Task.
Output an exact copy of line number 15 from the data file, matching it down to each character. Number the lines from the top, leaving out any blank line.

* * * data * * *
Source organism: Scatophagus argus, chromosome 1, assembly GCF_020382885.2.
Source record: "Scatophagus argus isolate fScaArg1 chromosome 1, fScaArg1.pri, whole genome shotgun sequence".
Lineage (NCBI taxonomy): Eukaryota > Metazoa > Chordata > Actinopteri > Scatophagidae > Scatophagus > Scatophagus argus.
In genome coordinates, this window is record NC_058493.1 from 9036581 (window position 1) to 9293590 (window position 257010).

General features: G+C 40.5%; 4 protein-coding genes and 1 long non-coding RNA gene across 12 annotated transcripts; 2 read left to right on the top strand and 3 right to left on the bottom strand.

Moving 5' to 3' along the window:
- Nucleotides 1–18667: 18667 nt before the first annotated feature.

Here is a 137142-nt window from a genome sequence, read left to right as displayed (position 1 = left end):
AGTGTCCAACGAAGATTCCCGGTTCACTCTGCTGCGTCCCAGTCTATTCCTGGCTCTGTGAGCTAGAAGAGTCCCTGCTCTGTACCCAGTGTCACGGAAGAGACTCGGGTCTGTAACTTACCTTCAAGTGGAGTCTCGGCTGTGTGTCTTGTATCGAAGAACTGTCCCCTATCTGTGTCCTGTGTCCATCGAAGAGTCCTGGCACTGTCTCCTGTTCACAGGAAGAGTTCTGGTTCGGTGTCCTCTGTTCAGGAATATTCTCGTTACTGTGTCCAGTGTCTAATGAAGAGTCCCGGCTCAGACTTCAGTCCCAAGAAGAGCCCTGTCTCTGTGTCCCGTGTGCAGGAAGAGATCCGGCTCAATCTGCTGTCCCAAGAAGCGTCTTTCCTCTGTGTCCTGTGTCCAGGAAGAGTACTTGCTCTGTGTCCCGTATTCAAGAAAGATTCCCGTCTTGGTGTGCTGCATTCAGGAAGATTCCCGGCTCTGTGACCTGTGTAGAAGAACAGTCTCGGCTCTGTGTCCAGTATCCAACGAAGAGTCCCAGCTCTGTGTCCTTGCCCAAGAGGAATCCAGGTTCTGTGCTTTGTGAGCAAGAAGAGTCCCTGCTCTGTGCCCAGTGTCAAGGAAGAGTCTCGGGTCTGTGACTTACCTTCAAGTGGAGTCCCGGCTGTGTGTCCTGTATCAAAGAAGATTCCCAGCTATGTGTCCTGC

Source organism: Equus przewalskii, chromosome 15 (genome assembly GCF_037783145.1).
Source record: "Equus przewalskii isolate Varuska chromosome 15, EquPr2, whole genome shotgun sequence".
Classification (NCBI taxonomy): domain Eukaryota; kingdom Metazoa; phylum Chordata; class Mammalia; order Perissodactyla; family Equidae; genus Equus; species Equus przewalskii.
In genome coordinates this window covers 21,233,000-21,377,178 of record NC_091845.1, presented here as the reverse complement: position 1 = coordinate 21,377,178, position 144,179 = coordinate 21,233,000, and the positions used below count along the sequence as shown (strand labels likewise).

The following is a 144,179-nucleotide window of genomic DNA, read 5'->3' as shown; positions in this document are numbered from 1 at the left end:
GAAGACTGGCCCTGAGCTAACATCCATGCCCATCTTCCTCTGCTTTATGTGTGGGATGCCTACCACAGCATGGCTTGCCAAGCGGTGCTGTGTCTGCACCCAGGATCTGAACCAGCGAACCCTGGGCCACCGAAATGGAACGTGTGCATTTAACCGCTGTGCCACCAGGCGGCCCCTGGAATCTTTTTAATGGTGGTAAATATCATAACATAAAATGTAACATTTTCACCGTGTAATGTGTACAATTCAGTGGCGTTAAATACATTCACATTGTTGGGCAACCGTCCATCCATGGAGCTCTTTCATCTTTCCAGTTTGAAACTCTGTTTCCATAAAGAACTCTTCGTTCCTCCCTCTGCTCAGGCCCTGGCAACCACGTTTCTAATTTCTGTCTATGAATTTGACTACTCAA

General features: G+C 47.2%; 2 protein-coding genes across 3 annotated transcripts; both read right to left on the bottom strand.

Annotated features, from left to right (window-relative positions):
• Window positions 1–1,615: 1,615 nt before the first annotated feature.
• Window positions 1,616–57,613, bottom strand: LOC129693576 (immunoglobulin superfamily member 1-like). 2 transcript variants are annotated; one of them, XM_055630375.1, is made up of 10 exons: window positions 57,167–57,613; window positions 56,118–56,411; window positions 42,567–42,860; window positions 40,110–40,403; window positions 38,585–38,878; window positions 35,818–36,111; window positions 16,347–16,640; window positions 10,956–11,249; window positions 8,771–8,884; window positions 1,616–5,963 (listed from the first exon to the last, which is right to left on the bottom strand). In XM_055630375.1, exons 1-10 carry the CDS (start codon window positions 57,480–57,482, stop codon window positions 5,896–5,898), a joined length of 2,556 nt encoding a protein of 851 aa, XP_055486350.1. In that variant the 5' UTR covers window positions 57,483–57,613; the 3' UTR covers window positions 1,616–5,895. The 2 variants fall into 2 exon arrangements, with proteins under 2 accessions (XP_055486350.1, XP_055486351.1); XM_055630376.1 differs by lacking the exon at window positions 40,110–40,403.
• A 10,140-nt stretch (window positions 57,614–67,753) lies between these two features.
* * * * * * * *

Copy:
GAAGACTGGCCCTGAGCTAACATCCATGCCCATCTTCCTCTGCTTTATGTGTGGGATGCCTACCACAGCATGGCTTGCCAAGCGGTGCTGTGTCTGCACCCAGGATCTGAACCAGCGAACCCTGGGCCACCGAAATGGAACGTGTGCATTTAACCGCTGTGCCACCAGGCGGCCCCTGGAATCTTTTTAATGGTGGTAAATATCATAACATAAAATGTAACATTTTCACCGTGTAATGTGTACAATTCAGTGGCGTTAAATACATTCACATTGTTGGGCAACCGTCCATCCATGGAGCTCTTTCATCTTTCCAGTTTGAAACTCTGTTTCCATAAAGAACTCTTCGTTCCTCCCTCTGCTCAGGCCCTGGCAACCACGTTTCTAATTTCTGTCTATGAATTTGACTACTCAA